The Fed chairman said ”to date, the incoming data have supported the view that the current stance of policy is likely to foster sustainable economic growth and a gradual ebbing in core inflation”.

July 21, 2007 My guess is that if there is an interest rate change, a cut is more likely than an increase. The key variables to be watching at this point are real estate prices and the inventory of unsold homes.
August 11, 2007 I suspect that within 6 months the Federal Reserve will be forced to lower interest rates before housing becomes a black hole.
September 11, 2007 It only means that the overall process has flaws guaranteeing it will be slow in responding to changes in the economy... and tend to over-react as a result.
September 18, 2007 I think a 4% rate is really what is needed to turn the economy back on the right course. The rate may not get there, but more cuts will be needed with employment rates down and foreclosure rates up.
October 25, 2007 How long will it be before I will be able to write: "The Federal Reserve lowered its lending rate to 4% in response to the collapse of the U.S. housing market and massive numbers of foreclosures that threaten the banking and mortgage sectors."
"Should the elevated turbulence persist, it would increase the possibility of further tightening in financial conditions for households and businesses," he said.

"Uncertainties about the economic outlook are unusually high right now," he said. "These uncertainties require flexible and pragmatic policymaking -- nimble is the adjective I used a few weeks ago."

December 11, 2007 Somehow the Fed misses the obvious.
[Image from:]
December 13, 2007 [from The Christian Science Monitor]
"The odds of a recession are now above 50 percent," says Mark Zandi, chief economist at Moody's "We are right on the edge of a recession in part because of the Fed's reluctance to reduce interest rates more aggressively." [see my comments of September 11]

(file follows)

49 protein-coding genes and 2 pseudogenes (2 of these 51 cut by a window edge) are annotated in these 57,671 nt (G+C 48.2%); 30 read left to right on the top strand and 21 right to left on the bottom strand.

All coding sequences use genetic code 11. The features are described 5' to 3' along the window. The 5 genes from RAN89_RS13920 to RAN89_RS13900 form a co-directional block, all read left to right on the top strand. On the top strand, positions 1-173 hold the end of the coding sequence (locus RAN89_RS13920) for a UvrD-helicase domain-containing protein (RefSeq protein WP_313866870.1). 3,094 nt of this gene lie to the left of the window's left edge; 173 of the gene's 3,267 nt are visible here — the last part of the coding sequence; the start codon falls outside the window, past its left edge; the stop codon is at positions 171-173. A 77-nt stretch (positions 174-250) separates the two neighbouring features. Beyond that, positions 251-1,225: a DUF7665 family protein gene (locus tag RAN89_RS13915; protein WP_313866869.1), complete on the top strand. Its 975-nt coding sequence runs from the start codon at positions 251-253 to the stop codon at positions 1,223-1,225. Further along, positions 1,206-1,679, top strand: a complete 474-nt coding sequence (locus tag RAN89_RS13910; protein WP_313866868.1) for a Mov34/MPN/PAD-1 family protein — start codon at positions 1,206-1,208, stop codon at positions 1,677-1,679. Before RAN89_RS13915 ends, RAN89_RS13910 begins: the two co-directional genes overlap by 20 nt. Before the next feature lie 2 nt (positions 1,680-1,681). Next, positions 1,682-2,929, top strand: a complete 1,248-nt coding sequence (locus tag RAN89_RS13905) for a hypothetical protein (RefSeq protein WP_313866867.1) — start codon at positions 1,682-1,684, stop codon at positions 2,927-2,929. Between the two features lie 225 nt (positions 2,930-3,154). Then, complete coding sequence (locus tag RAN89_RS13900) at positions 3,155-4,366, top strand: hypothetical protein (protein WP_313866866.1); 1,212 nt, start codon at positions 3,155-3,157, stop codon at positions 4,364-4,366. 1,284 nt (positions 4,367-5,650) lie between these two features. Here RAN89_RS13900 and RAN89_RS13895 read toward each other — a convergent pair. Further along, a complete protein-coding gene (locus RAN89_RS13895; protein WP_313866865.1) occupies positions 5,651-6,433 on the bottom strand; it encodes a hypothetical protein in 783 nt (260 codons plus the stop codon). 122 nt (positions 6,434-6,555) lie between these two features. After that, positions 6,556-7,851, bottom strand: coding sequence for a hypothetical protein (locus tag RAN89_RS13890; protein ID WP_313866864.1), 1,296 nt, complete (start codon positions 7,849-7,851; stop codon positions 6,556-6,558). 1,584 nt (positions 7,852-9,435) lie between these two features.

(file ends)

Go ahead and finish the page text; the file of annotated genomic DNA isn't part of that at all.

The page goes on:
January 7, 2008 The real problem now is that consumers can't rescue the economy and manufacturing, which is already weakening, will continue to weaken. We've gutted the forces that could avoid a downturn. The question is not whether there will be a recession, but can it be dampened sufficiently so that it is very short.
January 11, 2008 This is death by a thousand cuts.
January 13, 2008 [N.Y. Times]
“The question is not whether we will have a recession, but how deep and prolonged it will be,” said David Rosenberg, the chief North American economist at Merrill Lynch. “Even if the Fed’s moves are going to work, it will not show up until the later part of 2008 or 2009.
January 17, 2008 A few days ago, Anna Schwartz, nonagenarian economist, implicated the Federal Reserve as the cause of the present lending crisis [from the Telegraph - UK]:
The high priestess of US monetarism - a revered figure at the Fed - says the central bank is itself the chief cause of the credit bubble, and now seems stunned as the consequences of its own actions engulf the financial system. "The new group at the Fed is not equal to the problem that faces it," she says, daring to utter a thought that fellow critics mostly utter sotto voce.
January 22, 2008 The cut has become infected and a limb is in danger. Ben Bernanke is panicking and the Fed has its emergency triage team cutting rates... this time by 3/4%. ...

What should the Federal Reserve do now? Step back... and don't be so anxious to raise rates at the first sign of economic improvement.
Individuals and businesses need stability in their financial cost structures so that they can plan effectively and keep their ships afloat. Wildly fluctuating rates... regardless of what the absolute levels are... create problems. Either too much spending or too much fear. It's just not that difficult to comprehend. Why has it been so difficult for the Fed?

About Me

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Michigan, United States
Air Force (SAC) captain 1968-72. Retired after 35 years of business and logistical planning, including running a small business. Two sons with advanced degrees; one with a business and pre-law degree. Beautiful wife who has put up with me for 4 decades. Education: B.A. (Sociology major; minors in philosopy, English literature, and German) M.S. Operations Management (like a mixture of an MBA with logistical planning)